This delicious vegan salad is rich in protein—excellent for a full day of pumping down rugged mountain trails. For a gluten-free version, pack up a few more large lettuce leaves and substitute for pita pockets. Get sprouting! For amazing freshness, make your own sprouted lentils. Rinse and drain 1/2 cup (125 mL) dried lentils, removing any stones or debris. Place in 4 cup (1 L) Mason jar. Add about 3 cups (750 mL) water and place a piece of cheesecloth overtop, then secure with metal ring or rubber band. Set aside in a draft-free, unlit corner of the kitchen overnight. Drain and rinse a few times. Then cover with cheesecloth and band. Gently shake lentils in jar so they aren’t in a big clump. Place jar on its side in a dark cupboard. Rinse and drain lentils 2 or 3 times a day until lentils have 1/2 in (1 cm) sprouts, about 2 or 3 days, depending on your house’s temperature. Transfer to covered container and refrigerate. To use, quickly blanch and then plunge into an ice-water bath. Drain and blot dry. Use in the Sprouted Lentil and Quinoa Salad with Pocket Bread recipe or tuck into sandwiches or salads. Sprouts can be refrigerated for up to a week in a tightly covered container. Tip Construct a fresh and just-like-home meal on the trail: be sure to pack salad, bread, and lettuce separately.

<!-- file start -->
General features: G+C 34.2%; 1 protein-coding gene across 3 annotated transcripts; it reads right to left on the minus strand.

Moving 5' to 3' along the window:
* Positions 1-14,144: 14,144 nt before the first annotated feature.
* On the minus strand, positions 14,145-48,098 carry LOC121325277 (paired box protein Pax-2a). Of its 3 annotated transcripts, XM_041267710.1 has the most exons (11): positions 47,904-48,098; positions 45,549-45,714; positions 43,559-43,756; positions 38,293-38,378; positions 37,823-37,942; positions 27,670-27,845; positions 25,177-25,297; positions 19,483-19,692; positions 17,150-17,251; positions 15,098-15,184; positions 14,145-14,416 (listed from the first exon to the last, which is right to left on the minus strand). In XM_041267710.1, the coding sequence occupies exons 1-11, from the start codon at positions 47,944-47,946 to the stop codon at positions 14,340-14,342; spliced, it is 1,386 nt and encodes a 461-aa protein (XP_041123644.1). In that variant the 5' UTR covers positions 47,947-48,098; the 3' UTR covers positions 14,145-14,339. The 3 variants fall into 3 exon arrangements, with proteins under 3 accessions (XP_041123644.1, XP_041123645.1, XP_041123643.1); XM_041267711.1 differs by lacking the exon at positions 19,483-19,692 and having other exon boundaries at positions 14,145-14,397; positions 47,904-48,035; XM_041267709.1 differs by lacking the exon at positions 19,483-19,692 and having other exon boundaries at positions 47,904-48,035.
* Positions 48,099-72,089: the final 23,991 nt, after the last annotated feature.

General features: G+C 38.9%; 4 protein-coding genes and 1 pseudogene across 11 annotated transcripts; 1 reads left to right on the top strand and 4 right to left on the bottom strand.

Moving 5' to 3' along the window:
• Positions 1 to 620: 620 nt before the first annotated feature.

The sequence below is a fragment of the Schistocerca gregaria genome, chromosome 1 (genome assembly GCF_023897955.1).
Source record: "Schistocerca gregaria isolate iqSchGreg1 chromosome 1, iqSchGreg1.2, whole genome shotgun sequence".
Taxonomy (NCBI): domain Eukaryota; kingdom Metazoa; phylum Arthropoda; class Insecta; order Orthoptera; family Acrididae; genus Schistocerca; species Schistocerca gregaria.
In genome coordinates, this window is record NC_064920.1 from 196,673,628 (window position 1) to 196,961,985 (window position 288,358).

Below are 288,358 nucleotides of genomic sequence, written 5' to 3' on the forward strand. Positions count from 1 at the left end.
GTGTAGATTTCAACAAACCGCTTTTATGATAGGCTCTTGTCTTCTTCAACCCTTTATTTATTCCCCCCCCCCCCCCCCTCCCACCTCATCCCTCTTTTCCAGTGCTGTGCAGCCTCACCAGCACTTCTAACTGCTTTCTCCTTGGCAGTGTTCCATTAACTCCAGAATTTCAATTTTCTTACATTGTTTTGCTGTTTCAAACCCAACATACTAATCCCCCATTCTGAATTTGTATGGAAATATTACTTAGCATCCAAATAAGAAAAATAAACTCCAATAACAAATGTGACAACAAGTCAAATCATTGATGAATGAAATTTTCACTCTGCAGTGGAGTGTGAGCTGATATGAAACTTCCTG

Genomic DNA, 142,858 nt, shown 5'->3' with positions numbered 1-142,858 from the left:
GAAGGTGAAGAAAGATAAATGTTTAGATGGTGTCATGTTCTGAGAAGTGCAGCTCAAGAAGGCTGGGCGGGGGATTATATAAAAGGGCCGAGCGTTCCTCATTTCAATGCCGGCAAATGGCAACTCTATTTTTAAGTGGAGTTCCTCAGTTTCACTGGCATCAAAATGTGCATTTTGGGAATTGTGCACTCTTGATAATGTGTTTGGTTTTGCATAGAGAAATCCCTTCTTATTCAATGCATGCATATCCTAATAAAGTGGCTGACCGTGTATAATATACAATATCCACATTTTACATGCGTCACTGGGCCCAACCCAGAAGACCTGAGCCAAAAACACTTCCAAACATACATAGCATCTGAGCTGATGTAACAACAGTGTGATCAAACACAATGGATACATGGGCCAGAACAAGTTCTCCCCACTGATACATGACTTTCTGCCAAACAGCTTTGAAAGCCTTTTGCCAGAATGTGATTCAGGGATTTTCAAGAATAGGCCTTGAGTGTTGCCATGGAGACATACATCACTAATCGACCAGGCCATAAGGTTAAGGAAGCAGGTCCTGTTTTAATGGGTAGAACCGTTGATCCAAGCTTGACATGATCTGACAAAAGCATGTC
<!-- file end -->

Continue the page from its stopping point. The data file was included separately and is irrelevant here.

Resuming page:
The flavours of an oatmeal raisin cookie come together in this balanced smoothie bowl. A surefire, scrumptious way to sustain a lengthy ride or recover spent muscles. Tip Turn any cookie into a cookie smoothie bowl by using this recipe as a base. Try peppermint chocolate (replace the cinnamon and raisins with chocolate and peppermint), peanut butter (replace almond butter with peanut butter; skip the raisins), or classic chocolate chip (replace raisins with chocolate chips).
Sweet and savoury at once, these bundles of fruity energy raise the bar on exercise fuel. You can also take the mixture and roll it into balls. Frozen asset Keep a few pieces of ginger stashed in the freezer. Once frozen, it will be easier to finely grate for use in recipes such as bars, drinks, and salad dressings.
Caffeine is a powerful pre-workout tool. Used in moderation, a cup of coffee, or better yet, a chocolatey coffee smoothie, may increase the duration of your workout. Tip If you’re sensitive to caffeine, use herbal coffee substitute or loose-leaf Earl Grey tea instead of coffee.